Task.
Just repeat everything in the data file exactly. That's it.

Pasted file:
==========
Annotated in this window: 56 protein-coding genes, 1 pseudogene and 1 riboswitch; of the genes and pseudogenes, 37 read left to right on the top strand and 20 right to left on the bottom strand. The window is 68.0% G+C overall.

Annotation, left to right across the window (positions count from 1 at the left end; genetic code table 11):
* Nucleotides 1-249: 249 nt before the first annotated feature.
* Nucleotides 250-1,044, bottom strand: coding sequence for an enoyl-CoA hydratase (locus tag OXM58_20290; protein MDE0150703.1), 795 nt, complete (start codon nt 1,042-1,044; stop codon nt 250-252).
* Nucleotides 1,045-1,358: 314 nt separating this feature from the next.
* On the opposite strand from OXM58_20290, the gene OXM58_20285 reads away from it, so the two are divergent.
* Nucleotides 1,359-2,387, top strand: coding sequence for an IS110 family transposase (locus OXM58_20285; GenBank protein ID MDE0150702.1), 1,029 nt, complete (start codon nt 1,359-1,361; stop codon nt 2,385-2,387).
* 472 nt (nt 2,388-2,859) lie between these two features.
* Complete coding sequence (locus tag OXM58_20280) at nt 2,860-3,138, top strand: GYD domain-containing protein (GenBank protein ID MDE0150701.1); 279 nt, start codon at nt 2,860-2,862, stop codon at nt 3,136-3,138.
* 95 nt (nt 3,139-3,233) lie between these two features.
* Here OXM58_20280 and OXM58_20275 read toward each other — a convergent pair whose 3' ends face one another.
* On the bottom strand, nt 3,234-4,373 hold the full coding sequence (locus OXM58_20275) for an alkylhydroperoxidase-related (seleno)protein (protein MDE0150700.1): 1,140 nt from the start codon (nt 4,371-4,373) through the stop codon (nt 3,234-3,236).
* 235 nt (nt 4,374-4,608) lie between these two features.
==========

Annotated in this window: 56 protein-coding genes, 1 pseudogene and 1 riboswitch; of the genes and pseudogenes, 37 read left to right on the top strand and 20 right to left on the bottom strand. The window is 68.0% G+C overall.

Annotation, left to right across the window (positions count from 1 at the left end; genetic code table 11):
* Nucleotides 1-249: 249 nt before the first annotated feature.
* Nucleotides 250-1,044, bottom strand: coding sequence for an enoyl-CoA hydratase (locus tag OXM58_20290; protein MDE0150703.1), 795 nt, complete (start codon nt 1,042-1,044; stop codon nt 250-252).
* Nucleotides 1,045-1,358: 314 nt separating this feature from the next.
* On the opposite strand from OXM58_20290, the gene OXM58_20285 reads away from it, so the two are divergent.
* Nucleotides 1,359-2,387, top strand: coding sequence for an IS110 family transposase (locus OXM58_20285; GenBank protein ID MDE0150702.1), 1,029 nt, complete (start codon nt 1,359-1,361; stop codon nt 2,385-2,387).
* 472 nt (nt 2,388-2,859) lie between these two features.
* Complete coding sequence (locus tag OXM58_20280) at nt 2,860-3,138, top strand: GYD domain-containing protein (GenBank protein ID MDE0150701.1); 279 nt, start codon at nt 2,860-2,862, stop codon at nt 3,136-3,138.
* 95 nt (nt 3,139-3,233) lie between these two features.
* Here OXM58_20280 and OXM58_20275 read toward each other — a convergent pair whose 3' ends face one another.
* On the bottom strand, nt 3,234-4,373 hold the full coding sequence (locus OXM58_20275) for an alkylhydroperoxidase-related (seleno)protein (protein MDE0150700.1): 1,140 nt from the start codon (nt 4,371-4,373) through the stop codon (nt 3,234-3,236).
* 235 nt (nt 4,374-4,608) lie between these two features.